Daily Archives: October 27, 2022

Fishing boat catches undetonated explosive off RI

The U.S. Coast Guard said an explosive caught by a fishing vessel Wednesday morning was detonated. According to Petty Officer Ryan Noel, the F/V Ocean State hauled up the unexploded ordnance four nautical miles off the east coast of Block Island. The vessel was instructed to anchor two miles west of Point Judith, while the Naval Explosive Ordnance Disposal group was called in to detonate the device. All three crew members were evacuated and a one-mile safety zone was set up around the vessel for the 9 a.m. detonation. >click to read< 20:21

‘This is the death rattle for Irish fishing’: dozens of trawlers to be decommissioned in State scheme

Up to 80 trawlers from the country’s 180-strong offshore fishing fleet could be destroyed if all their owners are accepted onto the Brexit Voluntary Decommissioning Scheme. “People don’t seem to realise what is happening here. “This is the death rattle of the Irish fishing industry. “If all those 82 ships are taken out of the fleet, that will leave just 78. Alan Carleton, who has applied to decommission his family’s trawler Syracuse, said he could no longer afford to be a fisherman.“Two years ago, I would spend around €2,360 for fuel for an eight-day fishing trip. “That cost is now €13,200 for the same trip.” >click to read< 17:54

Large Claws a Good Sign for Stone Crab Season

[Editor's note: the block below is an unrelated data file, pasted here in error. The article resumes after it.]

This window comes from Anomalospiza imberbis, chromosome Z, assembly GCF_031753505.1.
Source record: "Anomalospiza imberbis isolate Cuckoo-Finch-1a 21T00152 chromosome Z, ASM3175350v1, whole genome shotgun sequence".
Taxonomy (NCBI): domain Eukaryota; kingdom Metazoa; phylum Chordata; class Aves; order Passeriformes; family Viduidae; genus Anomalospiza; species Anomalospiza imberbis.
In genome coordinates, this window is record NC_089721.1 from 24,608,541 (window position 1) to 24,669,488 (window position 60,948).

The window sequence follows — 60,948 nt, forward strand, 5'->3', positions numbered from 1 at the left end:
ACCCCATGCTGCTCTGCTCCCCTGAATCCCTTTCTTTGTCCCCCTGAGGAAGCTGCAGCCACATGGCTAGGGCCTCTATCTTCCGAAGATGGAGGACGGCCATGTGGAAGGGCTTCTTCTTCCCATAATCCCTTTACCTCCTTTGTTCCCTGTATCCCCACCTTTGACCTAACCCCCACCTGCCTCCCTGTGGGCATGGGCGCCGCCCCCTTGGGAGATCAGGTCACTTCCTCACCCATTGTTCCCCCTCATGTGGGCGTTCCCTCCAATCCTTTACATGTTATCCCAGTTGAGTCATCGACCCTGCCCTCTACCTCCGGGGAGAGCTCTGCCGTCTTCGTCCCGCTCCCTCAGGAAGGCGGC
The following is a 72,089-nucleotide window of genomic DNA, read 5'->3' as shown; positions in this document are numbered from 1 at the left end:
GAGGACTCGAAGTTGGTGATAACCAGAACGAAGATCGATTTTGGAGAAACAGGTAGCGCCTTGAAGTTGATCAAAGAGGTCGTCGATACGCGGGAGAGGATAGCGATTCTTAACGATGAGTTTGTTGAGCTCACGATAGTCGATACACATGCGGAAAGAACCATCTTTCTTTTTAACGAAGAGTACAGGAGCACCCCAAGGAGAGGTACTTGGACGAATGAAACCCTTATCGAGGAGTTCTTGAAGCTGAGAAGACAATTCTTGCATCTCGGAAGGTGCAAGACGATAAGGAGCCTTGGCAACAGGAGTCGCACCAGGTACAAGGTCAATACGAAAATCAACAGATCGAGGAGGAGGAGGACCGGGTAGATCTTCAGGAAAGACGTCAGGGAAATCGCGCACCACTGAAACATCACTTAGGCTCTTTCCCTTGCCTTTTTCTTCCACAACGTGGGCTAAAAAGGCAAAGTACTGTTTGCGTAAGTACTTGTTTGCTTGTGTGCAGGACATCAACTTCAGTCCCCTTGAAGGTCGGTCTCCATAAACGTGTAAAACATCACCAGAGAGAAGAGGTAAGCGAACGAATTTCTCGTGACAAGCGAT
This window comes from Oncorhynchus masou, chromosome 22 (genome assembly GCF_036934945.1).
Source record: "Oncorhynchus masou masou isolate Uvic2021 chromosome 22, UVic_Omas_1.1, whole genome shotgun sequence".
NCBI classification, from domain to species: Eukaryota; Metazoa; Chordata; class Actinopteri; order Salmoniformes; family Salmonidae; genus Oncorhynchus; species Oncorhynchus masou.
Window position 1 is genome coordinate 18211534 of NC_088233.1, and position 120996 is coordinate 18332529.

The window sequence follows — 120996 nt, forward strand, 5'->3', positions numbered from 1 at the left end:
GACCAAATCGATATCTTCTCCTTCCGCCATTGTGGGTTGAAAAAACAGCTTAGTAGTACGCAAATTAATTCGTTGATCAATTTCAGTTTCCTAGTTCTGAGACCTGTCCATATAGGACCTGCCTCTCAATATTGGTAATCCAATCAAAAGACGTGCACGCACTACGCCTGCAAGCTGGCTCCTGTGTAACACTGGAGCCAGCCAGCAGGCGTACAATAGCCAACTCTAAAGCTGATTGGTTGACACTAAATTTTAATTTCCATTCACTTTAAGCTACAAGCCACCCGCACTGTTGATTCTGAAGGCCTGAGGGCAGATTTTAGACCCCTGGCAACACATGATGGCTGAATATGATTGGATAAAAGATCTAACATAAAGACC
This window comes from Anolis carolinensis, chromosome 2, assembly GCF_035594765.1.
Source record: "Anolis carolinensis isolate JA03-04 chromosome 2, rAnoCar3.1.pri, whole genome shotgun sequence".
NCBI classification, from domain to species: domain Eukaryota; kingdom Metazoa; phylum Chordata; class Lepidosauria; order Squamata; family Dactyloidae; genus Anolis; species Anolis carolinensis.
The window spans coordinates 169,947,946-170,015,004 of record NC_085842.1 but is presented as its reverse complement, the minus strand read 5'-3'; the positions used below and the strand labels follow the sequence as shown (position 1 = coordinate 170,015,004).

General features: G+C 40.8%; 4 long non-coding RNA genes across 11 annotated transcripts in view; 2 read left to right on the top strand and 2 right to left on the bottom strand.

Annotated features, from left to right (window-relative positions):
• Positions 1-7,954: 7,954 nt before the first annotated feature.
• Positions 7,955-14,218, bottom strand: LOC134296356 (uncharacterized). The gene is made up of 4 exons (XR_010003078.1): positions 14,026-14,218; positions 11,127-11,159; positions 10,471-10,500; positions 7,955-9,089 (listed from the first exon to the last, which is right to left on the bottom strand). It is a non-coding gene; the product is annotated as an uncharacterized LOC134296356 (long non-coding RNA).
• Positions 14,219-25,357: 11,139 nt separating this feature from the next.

“My grandfather started Kirk Fish Company in the late 1940s, early 1950s, we’re not exactly sure when,” Kelly Kirk said. “My dad grew up here on the docks. I grew up here on the docks. It’s been in the family since then. The season seems to be starting out decent. It’s so hard to tell this early on. It usually takes a solid two weeks before we can judge what the season will look like and what the catch will be. But from what I’m hearing from the crabbers locally, and up and down the coast, the crabs are healthy, they’re strong. I’m optimistic that it’s going to be a strong season.” One sign of a good stone crab season, according to Kirk, is the size of the claws. “It’s a good sign when you see a lot of big ones,” Kirk said. “We’re seeing quite a few big ones already. >click to read< 13:44

The fight to protect right whale, lobsters roils Maine politics

In a state where few things matter more than lobster, it’s no surprise that Mainers are getting a hefty portion of crustacean politics as part of the campaigning for the 2022 midterm elections. What is surprising, however, is the high level of anger and frustration pointed squarely at Washington regulators, with many arguing that NOAA’s new rules are unfair and will hit the prized lobster industry far too hard. Rule backers say they’ll help protect a dwindling population of whales that’s at grave risk from fishing gear. “The men and women who make up Maine’s iconic lobster fishery are facing a terrible crisis, a crisis not of their making, a crisis that is due to this administration’s onerous regulations,” photos, >click to read< 12:11

Government Report Fails to Acknowledge True Implications of Foreign Control